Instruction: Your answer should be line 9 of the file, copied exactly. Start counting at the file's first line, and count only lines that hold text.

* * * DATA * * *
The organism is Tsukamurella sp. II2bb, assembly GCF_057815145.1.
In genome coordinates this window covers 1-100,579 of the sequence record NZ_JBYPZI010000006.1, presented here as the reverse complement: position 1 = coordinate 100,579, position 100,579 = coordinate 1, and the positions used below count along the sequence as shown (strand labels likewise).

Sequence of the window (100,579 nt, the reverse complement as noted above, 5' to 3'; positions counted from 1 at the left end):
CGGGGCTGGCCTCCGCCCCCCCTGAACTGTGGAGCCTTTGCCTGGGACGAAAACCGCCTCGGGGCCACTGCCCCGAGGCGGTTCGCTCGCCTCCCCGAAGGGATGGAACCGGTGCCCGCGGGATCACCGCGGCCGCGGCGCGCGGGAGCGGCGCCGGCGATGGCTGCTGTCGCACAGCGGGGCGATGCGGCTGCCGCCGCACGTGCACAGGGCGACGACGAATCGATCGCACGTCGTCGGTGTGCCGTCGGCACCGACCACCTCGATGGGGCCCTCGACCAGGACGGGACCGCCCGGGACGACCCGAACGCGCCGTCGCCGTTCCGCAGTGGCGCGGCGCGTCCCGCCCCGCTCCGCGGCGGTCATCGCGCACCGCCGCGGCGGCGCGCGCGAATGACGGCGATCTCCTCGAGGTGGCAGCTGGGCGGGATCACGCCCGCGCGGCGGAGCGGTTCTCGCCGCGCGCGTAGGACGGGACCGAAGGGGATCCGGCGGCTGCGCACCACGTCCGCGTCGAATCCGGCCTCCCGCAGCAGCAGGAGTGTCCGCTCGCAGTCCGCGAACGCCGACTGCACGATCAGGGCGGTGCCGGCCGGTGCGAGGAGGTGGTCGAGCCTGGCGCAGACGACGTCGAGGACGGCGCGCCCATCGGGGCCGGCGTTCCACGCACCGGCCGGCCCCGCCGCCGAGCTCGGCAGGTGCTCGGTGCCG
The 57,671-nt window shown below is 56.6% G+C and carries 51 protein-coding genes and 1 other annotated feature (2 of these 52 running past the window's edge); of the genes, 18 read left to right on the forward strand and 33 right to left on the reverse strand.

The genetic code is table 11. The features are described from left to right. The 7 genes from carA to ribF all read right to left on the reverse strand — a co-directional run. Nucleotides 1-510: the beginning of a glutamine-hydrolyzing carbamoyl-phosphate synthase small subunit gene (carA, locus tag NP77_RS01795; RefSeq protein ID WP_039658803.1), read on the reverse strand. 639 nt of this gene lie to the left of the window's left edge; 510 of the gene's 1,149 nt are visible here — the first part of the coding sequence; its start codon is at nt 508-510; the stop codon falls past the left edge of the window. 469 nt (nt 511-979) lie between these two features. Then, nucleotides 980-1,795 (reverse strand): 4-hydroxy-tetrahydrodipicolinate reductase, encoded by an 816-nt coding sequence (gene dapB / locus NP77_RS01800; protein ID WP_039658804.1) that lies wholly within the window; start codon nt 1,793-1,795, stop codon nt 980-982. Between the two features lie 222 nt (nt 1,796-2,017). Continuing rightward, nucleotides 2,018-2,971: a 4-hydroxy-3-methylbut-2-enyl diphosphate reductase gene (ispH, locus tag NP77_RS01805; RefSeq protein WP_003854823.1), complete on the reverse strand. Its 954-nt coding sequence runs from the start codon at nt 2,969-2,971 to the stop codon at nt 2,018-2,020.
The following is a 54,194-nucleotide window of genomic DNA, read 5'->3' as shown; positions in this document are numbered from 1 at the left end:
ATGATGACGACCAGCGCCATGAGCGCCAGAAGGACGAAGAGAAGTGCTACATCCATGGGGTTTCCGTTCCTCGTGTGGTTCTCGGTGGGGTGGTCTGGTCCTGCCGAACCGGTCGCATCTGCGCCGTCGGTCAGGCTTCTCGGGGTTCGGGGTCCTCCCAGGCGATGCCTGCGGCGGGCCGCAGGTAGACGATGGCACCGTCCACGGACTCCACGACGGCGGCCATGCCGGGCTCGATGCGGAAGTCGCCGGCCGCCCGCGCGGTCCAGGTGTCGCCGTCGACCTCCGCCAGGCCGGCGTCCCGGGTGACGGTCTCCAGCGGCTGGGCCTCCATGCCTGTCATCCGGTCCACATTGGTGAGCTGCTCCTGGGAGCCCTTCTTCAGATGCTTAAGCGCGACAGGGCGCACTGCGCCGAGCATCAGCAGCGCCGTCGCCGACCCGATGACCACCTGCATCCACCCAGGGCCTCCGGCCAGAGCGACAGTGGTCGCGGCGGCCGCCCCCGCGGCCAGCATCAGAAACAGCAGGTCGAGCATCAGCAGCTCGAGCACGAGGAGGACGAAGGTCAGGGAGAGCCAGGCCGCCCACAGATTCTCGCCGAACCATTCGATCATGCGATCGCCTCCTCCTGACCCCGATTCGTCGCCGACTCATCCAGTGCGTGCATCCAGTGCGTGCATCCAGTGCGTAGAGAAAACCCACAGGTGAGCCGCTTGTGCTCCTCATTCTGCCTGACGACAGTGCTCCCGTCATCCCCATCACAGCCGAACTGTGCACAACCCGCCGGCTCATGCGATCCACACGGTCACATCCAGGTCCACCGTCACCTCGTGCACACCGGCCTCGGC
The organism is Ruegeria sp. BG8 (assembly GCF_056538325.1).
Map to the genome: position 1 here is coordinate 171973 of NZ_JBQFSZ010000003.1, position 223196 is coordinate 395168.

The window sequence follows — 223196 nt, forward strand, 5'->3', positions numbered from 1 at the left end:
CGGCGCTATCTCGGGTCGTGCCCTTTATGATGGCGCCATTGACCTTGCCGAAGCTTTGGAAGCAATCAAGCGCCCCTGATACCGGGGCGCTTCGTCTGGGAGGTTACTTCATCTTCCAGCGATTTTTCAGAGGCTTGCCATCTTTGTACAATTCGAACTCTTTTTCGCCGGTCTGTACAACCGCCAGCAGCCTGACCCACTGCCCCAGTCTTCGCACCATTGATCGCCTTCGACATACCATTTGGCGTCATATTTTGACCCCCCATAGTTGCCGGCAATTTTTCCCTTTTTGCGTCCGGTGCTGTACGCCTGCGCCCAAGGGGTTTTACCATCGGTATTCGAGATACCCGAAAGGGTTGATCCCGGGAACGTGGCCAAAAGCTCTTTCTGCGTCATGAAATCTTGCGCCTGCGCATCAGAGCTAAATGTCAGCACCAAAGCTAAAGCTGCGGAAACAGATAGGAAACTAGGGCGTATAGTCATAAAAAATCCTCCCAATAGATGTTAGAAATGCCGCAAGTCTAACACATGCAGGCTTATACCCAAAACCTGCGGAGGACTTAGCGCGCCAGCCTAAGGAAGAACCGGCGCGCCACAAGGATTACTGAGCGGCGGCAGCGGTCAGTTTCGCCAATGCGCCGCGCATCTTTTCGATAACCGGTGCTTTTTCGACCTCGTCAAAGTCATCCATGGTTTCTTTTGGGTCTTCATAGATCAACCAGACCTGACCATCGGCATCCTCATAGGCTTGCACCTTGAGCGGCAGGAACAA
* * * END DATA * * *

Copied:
The organism is Ruegeria sp. BG8 (assembly GCF_056538325.1).